Thanks for the Vegetables, Mom!

I KNOW I want my kids to grow up with a love for healthy foods.  My Mom was very good at encouraging my sister and I growing up to try a lot of different things.  So in honor of my Mom and all mothers, here are some tips* for loving vegetables:

1.  Try different preparations.  My favorite fresh veggies are sweet potatoes, parsnips, squash, tomatoes, lettuce, onions and peppers, celery, and mushrooms.  From the frozen isle, I love peas, cauliflower, corn, and vegetables blends for soups and stir fry.  From the canned section, I love the multitude of cooked tomatoes: diced, sauced, stewed, flavored (go for low sodium).  The canned section is also helpful for artichokes (which my sister and I love, but hate to prepare!) and mushrooms, which don't always look fresh in the fresh section.  Salsa and guacamole are the tastiest vegetables condiments around.

2.  Progress through a vegetable you enjoy.  Our family has moved through the iceberg lettuce of the 80/90s, then on to green leaf in the early 2000's, and now LOVING fresh spinach (our daughters call it "baby leaves").  A tip on lettuce from my Aunt Barb is to ALWAYS soak your lettuce bunch separated in a sink of cold water a few minutes; the dirt will float to the bottom while the leaves remain on top.  Try out the many different varieties of mushrooms, tomatoes, potatoes, etc.

3.  Have a new vegetable of the week.  You can take a favorite recipe (like lasagna or pizza) and add new veggies to it. Most recently I've had success with roasting Parsnips (a yummier French Fry!) and snacking on fresh Snap Peas (clip the ends, remove the veins, boil 3 minutes and blanch in ice water for 2; enjoy!)  Do some research to see what time of year it tastes best for more success.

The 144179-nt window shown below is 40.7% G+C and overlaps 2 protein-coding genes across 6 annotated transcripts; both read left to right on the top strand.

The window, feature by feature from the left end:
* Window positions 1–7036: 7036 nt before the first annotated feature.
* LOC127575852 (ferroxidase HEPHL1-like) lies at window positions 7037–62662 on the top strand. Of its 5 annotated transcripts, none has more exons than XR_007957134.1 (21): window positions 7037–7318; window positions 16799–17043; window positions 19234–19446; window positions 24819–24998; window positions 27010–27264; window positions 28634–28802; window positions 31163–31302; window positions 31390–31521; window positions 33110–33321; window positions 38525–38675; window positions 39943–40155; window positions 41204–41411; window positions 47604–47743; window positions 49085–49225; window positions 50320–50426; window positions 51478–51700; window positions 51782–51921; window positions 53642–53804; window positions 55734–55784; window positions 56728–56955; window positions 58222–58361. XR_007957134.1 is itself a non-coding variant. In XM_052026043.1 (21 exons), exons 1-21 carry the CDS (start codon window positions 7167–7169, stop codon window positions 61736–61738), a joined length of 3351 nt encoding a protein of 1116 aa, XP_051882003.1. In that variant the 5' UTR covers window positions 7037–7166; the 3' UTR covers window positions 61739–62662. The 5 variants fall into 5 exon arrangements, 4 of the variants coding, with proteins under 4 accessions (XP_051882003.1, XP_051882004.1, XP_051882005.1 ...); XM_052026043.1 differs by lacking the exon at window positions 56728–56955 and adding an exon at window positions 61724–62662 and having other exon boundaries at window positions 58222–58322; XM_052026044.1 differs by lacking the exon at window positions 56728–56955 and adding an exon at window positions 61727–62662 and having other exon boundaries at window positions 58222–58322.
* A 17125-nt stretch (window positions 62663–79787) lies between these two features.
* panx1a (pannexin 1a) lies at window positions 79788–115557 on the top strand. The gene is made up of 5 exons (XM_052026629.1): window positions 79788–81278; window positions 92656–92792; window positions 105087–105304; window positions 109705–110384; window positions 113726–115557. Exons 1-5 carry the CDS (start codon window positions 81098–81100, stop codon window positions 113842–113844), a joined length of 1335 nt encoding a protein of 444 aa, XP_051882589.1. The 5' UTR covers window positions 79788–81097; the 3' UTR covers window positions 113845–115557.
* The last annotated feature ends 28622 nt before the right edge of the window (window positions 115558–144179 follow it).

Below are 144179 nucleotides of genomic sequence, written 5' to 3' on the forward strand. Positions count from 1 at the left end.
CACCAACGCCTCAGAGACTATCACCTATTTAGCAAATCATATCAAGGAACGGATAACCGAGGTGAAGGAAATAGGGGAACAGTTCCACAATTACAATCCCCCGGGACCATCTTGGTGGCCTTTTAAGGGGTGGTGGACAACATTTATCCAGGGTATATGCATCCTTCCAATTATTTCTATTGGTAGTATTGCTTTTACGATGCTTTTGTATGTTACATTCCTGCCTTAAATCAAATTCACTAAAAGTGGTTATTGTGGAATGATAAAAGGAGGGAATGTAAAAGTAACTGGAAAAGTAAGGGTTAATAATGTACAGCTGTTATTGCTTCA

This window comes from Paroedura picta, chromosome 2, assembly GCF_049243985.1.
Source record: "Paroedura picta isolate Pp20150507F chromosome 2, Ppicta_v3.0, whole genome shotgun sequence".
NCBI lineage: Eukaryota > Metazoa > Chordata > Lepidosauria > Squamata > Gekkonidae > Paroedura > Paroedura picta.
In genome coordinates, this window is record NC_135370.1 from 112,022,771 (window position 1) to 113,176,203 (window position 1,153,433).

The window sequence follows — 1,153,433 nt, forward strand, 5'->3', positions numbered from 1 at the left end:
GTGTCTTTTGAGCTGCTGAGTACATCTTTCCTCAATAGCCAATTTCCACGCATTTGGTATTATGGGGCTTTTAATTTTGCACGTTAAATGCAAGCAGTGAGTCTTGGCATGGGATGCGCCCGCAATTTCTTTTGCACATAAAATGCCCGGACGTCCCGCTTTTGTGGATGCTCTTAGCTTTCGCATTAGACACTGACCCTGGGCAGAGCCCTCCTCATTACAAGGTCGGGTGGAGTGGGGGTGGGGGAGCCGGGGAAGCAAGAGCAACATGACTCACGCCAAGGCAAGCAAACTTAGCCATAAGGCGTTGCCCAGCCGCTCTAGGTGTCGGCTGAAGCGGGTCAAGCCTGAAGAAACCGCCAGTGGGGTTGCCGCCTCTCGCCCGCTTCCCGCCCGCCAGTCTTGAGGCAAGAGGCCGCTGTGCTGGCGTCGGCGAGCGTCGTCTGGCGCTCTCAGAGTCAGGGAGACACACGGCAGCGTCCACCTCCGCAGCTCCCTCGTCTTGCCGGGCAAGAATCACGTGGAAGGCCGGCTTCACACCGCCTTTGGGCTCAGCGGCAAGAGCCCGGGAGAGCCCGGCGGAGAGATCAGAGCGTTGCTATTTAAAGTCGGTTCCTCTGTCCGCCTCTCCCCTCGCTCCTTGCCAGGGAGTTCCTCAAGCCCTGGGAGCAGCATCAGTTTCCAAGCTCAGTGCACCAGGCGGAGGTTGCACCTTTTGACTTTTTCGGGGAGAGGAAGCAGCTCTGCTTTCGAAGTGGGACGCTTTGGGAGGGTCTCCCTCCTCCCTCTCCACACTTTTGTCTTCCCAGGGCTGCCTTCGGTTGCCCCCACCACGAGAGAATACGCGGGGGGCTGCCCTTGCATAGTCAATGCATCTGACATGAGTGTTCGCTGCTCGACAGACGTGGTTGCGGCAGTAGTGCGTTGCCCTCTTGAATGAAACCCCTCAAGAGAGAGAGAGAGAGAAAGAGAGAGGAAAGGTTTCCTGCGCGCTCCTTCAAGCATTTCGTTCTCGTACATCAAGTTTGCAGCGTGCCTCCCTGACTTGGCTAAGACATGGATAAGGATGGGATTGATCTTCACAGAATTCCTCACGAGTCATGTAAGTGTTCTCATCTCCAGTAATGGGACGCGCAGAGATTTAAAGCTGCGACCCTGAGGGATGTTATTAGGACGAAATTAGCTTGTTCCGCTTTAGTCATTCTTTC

4.  Add one or two new attempts to your grocery list each week, and take advantage of the season.  Here is how you can cook any type of squash this fall with only 5 minutes of work before and after it roasts:

Grab a SHARP knife and proceed with caution; the hardest part is cutting a squash into halves or quarters (after rinsing the exterior), and chop off the stem ends.  Use a metal spoon to remove the seeds and pulp, rub the flesh side with vegetable oil, then cook flesh-side down on a foil lined baking sheet at 375 F for 45-60 minutes or until fork-tender.  Once slightly cooled, scoop out the flesh discarding the skin.  Eat it, freeze it, or puree it and add it to breads, soups, or pies.  (This year we tried small "Pumpkin Pie" squash, and they were truly only edible in Pumpkin Pie!)  Acorn, Butternut, and Spaghetti are favorites at our table.

Thanks for the vegetables growing up, Mom!  And happy vegetable searching to you all.
Tomorrow: Sweet, Juicy Delicious Fruits

*This is a personal commentary on food from a Fitness Professional, and should not be used as nutritional advice.